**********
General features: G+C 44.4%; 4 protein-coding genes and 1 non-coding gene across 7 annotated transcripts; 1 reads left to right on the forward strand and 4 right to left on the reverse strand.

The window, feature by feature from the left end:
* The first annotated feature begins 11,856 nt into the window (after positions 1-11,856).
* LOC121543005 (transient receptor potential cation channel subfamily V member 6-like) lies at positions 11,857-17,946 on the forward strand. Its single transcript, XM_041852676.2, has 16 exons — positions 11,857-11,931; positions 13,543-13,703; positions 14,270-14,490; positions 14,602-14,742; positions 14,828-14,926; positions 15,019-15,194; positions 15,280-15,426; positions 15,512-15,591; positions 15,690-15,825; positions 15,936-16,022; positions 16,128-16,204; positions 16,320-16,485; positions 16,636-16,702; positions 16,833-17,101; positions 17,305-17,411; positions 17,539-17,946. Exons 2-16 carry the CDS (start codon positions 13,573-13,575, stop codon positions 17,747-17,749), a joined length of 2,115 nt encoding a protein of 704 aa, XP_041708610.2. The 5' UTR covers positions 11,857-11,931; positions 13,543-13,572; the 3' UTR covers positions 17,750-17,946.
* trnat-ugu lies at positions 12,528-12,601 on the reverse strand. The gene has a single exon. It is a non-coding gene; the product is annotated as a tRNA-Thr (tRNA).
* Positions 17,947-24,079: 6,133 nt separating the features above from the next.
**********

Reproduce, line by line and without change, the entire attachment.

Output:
General features: G+C 44.4%; 4 protein-coding genes and 1 non-coding gene across 7 annotated transcripts; 1 reads left to right on the forward strand and 4 right to left on the reverse strand.

The window, feature by feature from the left end:
* The first annotated feature begins 11,856 nt into the window (after positions 1-11,856).
* LOC121543005 (transient receptor potential cation channel subfamily V member 6-like) lies at positions 11,857-17,946 on the forward strand. Its single transcript, XM_041852676.2, has 16 exons — positions 11,857-11,931; positions 13,543-13,703; positions 14,270-14,490; positions 14,602-14,742; positions 14,828-14,926; positions 15,019-15,194; positions 15,280-15,426; positions 15,512-15,591; positions 15,690-15,825; positions 15,936-16,022; positions 16,128-16,204; positions 16,320-16,485; positions 16,636-16,702; positions 16,833-17,101; positions 17,305-17,411; positions 17,539-17,946. Exons 2-16 carry the CDS (start codon positions 13,573-13,575, stop codon positions 17,747-17,749), a joined length of 2,115 nt encoding a protein of 704 aa, XP_041708610.2. The 5' UTR covers positions 11,857-11,931; positions 13,543-13,572; the 3' UTR covers positions 17,750-17,946.
* trnat-ugu lies at positions 12,528-12,601 on the reverse strand. The gene has a single exon. It is a non-coding gene; the product is annotated as a tRNA-Thr (tRNA).
* Positions 17,947-24,079: 6,133 nt separating the features above from the next.